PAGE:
Film Discussion: Skyfall

Skyfall written by Neal Purvis, Robert Wade, and John Logan; directed by Sam Mendes (MGM, Danjaq, and Eon Productions, PG-13, 143 minutes) Starring Daniel Craig, Judi Dench, Javier Bardem, Ralph Fiennes, Naomie Harris, and Bérénice Marlohe. We Meet Again, Bond Skyfall finds James Bond (Daniel Craig) presumed dead after a mission gone wrong. M (Judy Dench) makes the call to fire upon a mercenary whom Bond has tracked down. The catch, however, is that Bond is in the crosshairs of another agent. Battling this mercenary, there is no clean shot for Bond’s fellow agent, Eve (Naomie Harris). Upon taking the shot on M’s order, she hits Bond. A few months later and connected to the mission leading to Bond’s MIA… Read More →

Film Review: Abraham Lincoln: Vampire Hunter

Abraham Lincoln: Vampire Hunter written by Seth Grahame-Smith, directed by Timur Bekmambetov (Abraham Productions, Bazelevs Production, Tim Burton Productions, R, 105 minutes) Starring  Benjamin Walker, Rufus Sewell and Dominic Cooper. “History prefers legends to men; it prefers nobility to brutality, soaring speeches to quiet deeds. History remembers the battle and forgets the blood. Whatever history remembers of me, if it remembers anything at all, it should only be a fraction of the truth, for whatever else I am, a husband, a lawyer, a president, I shall always think of myself as a man who struggled against darkness” – Abraham Lincoln, Vampire Hunter Why Not? I watched Abraham Lincoln: Vampire Hunter because it was close to Halloween, and it seemed like a not-so-serious movie that I could “enjoy”… Read More →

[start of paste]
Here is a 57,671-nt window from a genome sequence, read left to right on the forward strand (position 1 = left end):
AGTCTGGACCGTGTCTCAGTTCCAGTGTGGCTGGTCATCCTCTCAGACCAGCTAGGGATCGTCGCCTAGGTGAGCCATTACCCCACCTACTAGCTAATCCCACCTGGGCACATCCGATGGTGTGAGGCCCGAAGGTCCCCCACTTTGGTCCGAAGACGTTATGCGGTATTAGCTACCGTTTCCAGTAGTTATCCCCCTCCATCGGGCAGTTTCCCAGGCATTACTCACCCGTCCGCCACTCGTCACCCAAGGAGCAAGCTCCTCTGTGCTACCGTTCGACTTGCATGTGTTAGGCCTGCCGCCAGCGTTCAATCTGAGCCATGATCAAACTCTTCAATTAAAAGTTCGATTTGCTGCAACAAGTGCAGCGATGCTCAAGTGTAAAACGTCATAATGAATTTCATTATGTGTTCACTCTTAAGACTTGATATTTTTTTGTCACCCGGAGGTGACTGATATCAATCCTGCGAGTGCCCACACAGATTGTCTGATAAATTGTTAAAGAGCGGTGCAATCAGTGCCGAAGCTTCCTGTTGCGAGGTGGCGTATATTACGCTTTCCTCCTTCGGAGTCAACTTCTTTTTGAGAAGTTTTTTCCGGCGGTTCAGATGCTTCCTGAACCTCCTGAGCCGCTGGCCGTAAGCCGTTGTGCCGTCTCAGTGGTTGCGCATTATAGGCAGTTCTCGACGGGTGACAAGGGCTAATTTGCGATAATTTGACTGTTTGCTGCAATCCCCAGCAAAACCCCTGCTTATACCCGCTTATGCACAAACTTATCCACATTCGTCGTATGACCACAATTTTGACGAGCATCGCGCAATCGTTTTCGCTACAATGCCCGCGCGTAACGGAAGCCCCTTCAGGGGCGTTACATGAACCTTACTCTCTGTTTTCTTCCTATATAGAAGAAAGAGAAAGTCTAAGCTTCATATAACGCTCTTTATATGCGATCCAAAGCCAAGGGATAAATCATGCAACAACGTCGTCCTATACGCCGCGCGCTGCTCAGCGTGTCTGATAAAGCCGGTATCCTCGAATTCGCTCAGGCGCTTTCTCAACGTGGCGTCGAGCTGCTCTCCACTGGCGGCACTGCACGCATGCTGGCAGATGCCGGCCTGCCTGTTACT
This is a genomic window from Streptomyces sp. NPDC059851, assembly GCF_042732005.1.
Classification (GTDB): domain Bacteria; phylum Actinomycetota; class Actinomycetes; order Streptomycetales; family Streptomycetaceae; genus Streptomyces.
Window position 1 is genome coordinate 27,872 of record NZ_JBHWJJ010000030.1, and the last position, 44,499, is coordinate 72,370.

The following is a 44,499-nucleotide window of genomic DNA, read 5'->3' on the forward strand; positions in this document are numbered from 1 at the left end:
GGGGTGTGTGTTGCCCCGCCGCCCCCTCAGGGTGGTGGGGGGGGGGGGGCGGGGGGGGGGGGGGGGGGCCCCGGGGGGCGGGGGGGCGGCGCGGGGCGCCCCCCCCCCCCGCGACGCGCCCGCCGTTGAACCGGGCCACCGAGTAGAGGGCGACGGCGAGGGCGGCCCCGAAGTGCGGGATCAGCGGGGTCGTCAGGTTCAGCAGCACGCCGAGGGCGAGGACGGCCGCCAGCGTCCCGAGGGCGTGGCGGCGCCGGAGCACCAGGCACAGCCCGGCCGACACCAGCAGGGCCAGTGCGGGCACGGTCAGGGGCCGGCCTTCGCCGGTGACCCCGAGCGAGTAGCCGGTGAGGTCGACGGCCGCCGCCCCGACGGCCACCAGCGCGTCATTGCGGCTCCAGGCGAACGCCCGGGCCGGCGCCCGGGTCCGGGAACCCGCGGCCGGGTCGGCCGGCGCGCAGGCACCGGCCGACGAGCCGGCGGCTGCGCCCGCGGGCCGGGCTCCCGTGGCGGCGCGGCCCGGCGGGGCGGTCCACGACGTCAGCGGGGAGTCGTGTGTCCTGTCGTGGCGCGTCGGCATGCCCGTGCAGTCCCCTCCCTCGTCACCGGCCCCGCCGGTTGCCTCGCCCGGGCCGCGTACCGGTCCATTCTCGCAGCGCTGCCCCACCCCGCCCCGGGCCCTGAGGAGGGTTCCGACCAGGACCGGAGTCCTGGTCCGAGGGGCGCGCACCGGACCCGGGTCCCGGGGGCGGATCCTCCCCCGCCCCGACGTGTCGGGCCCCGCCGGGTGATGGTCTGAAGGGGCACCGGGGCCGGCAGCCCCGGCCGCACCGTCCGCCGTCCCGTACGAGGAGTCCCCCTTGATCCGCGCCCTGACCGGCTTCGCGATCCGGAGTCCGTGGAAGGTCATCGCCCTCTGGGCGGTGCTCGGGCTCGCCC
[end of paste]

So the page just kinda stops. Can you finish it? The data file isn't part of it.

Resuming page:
Film Review: Arbitrage

Arbitrage written and directed by Nicholas Jarecki(Green Room Films, Treehouse Pictures, and Parlay Films, R, 107 minutes) Starring Richard Gere, Susan Sarandon, Tim Roth and Brit Marling. “When I was in fifth grade my favorite teacher was Mr. James. Mr. James said that world events revolved around five things: M-O-N-E-Y… It’s fifth grade econ. This is something we’ve seen over and over, time and time again. The competition for the limited amount of dollars out there can make the best of us manic. So, it’s not surprising that we have these asset bubbles, and when reality sets in they burst.” -Robert Miller (Richard Gere) in the opening scene of Arbitrage Wall Street Revisted A fraudulent hedge fund manager decides to stick it… Read More →